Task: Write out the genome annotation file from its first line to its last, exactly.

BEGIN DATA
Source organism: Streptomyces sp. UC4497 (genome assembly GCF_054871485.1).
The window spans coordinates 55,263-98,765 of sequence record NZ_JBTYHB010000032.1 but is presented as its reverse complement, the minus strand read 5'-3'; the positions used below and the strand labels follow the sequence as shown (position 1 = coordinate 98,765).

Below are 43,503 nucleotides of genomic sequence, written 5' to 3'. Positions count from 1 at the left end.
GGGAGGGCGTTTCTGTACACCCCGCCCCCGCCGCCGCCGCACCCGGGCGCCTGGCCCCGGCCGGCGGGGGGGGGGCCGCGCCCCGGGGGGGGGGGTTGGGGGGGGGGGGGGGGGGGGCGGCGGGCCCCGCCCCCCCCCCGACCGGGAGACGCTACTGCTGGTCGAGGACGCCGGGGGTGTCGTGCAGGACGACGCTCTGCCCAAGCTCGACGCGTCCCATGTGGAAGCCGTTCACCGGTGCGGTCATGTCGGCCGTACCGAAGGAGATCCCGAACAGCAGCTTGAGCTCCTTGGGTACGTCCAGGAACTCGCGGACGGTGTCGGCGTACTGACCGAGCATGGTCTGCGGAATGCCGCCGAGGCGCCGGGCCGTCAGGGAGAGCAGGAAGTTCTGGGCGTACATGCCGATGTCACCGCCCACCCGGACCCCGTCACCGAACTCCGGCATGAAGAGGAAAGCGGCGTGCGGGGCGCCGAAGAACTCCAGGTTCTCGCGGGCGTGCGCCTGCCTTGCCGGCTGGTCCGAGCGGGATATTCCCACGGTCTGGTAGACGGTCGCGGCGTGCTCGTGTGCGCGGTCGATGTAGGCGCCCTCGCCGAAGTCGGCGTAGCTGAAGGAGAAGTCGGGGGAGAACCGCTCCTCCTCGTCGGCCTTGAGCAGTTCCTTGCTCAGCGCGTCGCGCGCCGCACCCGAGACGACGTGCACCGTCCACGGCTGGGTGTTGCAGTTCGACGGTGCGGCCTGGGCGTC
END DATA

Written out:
Source organism: Streptomyces sp. UC4497 (genome assembly GCF_054871485.1).
The window spans coordinates 55,263-98,765 of sequence record NZ_JBTYHB010000032.1 but is presented as its reverse complement, the minus strand read 5'-3'; the positions used below and the strand labels follow the sequence as shown (position 1 = coordinate 98,765).

Below are 43,503 nucleotides of genomic sequence, written 5' to 3'. Positions count from 1 at the left end.
GGGAGGGCGTTTCTGTACACCCCGCCCCCGCCGCCGCCGCACCCGGGCGCCTGGCCCCGGCCGGCGGGGGGGGGGCCGCGCCCCGGGGGGGGGGGTTGGGGGGGGGGGGGGGGGGGGCGGCGGGCCCCGCCCCCCCCCCGACCGGGAGACGCTACTGCTGGTCGAGGACGCCGGGGGTGTCGTGCAGGACGACGCTCTGCCCAAGCTCGACGCGTCCCATGTGGAAGCCGTTCACCGGTGCGGTCATGTCGGCCGTACCGAAGGAGATCCCGAACAGCAGCTTGAGCTCCTTGGGTACGTCCAGGAACTCGCGGACGGTGTCGGCGTACTGACCGAGCATGGTCTGCGGAATGCCGCCGAGGCGCCGGGCCGTCAGGGAGAGCAGGAAGTTCTGGGCGTACATGCCGATGTCACCGCCCACCCGGACCCCGTCACCGAACTCCGGCATGAAGAGGAAAGCGGCGTGCGGGGCGCCGAAGAACTCCAGGTTCTCGCGGGCGTGCGCCTGCCTTGCCGGCTGGTCCGAGCGGGATATTCCCACGGTCTGGTAGACGGTCGCGGCGTGCTCGTGTGCGCGGTCGATGTAGGCGCCCTCGCCGAAGTCGGCGTAGCTGAAGGAGAAGTCGGGGGAGAACCGCTCCTCCTCGTCGGCCTTGAGCAGTTCCTTGCTCAGCGCGTCGCGCGCCGCACCCGAGACGACGTGCACCGTCCACGGCTGGGTGTTGCAGTTCGACGGTGCGGCCTGGGCGTC